Can we do anything about tall trees our neighbour has planted?

Property Clinic: A court order is now required to establish any rights over land

They are planted close together and it seems to me that by next year or so they will have joined together to form a “wall” of greenery. Photograph: iStock

They are planted close together and it seems to me that by next year or so they will have joined together to form a “wall” of greenery. Photograph: iStock

 

Last year our neighbour planted a line of fir-type trees in their garden along the wall that divides our rear gardens – there are six of them. The wall between our two gardens is nearly two metres high, and now the trees are a metre above it and growing at an alarming rate. They are planted close together and it seems to me that by next year or so they will have joined together to form a “wall” of greenery that will continue to grow to a considerable height.

This will have huge implications for the light in our garden (the neighbours’ garden is much wider so it won’t have an impact on them) and also the view. I know that a rear garden wall cannot exceed 2m tall – but can people plant a “wall” of trees that will grow much taller? Our neighbour is not the sort who would be amenable to a reasonable conversation. Is there anything we can do?

When you are selling a property, your solicitor invariably gives you a questionnaire to complete to provide information needed to draft the contract for sale. One of the questions asks if you have any agreements with your neighbours as to the maintenance of your shared boundaries. For house owners the answer is often no, although if you live in a housing estate then the original deed from the builder to the first purchaser most likely contained a covenant by the purchaser not to cause a nuisance to the builder or other owners in the estate or prevent the taking in charge of the roads/services by the local authority.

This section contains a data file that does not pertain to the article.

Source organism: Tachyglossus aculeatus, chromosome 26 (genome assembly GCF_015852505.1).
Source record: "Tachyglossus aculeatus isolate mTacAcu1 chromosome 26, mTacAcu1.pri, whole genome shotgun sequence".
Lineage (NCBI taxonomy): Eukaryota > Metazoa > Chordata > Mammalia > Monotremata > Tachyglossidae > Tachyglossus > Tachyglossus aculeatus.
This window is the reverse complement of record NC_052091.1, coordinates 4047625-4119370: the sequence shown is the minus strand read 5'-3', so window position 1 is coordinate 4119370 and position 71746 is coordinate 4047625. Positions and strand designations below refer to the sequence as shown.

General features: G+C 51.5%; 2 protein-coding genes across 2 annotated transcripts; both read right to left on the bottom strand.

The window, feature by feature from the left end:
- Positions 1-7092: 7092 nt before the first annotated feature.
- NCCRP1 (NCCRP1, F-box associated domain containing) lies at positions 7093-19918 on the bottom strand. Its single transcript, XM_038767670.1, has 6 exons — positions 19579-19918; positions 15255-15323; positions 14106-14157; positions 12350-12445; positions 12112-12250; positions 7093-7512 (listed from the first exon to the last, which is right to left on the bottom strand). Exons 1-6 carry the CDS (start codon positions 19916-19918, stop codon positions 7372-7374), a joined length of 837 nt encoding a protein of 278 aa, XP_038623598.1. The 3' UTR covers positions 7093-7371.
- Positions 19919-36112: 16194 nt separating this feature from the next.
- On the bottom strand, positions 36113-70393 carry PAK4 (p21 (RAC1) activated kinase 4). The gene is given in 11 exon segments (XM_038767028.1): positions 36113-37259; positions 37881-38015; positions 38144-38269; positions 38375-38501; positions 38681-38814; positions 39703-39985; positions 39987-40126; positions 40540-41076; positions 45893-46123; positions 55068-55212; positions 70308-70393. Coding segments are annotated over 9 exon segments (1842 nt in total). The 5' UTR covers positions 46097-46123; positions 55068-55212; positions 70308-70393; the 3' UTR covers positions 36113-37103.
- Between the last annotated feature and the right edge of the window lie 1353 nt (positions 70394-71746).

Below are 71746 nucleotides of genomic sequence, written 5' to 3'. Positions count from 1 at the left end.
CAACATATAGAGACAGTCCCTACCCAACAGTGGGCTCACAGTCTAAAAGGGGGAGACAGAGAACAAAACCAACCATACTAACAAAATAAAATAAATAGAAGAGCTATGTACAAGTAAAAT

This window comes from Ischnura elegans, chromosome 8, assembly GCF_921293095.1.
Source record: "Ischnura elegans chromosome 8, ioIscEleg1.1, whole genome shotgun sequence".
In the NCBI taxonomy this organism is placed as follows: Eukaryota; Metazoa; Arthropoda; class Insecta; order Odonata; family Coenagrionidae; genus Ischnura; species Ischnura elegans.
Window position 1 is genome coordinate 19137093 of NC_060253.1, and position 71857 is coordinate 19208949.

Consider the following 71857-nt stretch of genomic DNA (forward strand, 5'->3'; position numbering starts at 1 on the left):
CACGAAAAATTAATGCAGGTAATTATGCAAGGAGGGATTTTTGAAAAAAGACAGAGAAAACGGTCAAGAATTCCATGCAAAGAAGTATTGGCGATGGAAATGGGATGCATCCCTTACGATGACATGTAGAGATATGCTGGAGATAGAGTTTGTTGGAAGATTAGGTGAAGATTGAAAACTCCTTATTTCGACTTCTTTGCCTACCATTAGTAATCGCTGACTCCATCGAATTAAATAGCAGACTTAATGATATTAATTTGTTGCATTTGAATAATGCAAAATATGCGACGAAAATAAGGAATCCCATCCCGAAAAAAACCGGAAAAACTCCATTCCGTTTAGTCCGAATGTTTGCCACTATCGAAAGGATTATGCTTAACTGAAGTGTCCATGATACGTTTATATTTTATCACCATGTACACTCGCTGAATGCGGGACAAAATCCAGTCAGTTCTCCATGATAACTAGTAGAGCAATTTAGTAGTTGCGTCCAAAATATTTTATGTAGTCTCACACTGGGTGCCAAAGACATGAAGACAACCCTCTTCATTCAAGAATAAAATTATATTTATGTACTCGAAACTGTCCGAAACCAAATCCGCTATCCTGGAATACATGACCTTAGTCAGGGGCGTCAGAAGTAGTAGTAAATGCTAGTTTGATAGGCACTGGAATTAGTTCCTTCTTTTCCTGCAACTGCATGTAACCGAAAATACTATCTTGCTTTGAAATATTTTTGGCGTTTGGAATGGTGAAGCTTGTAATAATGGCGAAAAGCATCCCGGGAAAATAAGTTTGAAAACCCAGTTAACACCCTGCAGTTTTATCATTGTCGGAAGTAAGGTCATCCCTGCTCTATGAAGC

It is not clear if your house is in a development. Some more detailed research might be needed to show the trees constitute a nuisance. If it could be proved that they were a nuisance and the deed for the neighbouring property contained such a covenant, you may be able to sue for breach of covenant.

Your chartered building surveyor, architect or engineer could advise you on the planning aspect of the matter, and if the planting of the trees could constitute a change of use or an intensification of use for which planning permission was required.

A right over land (as opposed to a right or interest in land) is called an easement. There are many different types – the one most familiar to many Irish people is turbary, the right to cut turf on a bog. The right to light is also an easement but traditionally there was never a general right to light.

To sue someone for blocking light to your windows, you had to prove that you had acquired a right to light by relying on section 3 of the Prescription Act 1832 (you had to show you enjoyed the access to the light for 20 years or more). Prescription is the presumption of a right over land and historically was obtained by showing long use or enjoyment of the right. There were a number of other requirements in the Act also, such as exercising the rights openly, continuously, without interruption and without objection from a third party.

However, and unfortunately for you, since the introduction of section 35 of the Land and Conveyancing Law Reform Act 2009, it is no longer possible to establish any rights over land merely by long use. Now a court order is required. Once a court order is obtained confirming the existence of a right over land, this order must be registered in the Land Registry or Registry of Deeds.

In the absence of being able to agree something directly with your neighbour, you could seek assistance from a mediator. Failing that, you are looking at making a court application for an order confirming your right to light.

Paul Stack is a solicitor at P&G Stack Solicitors

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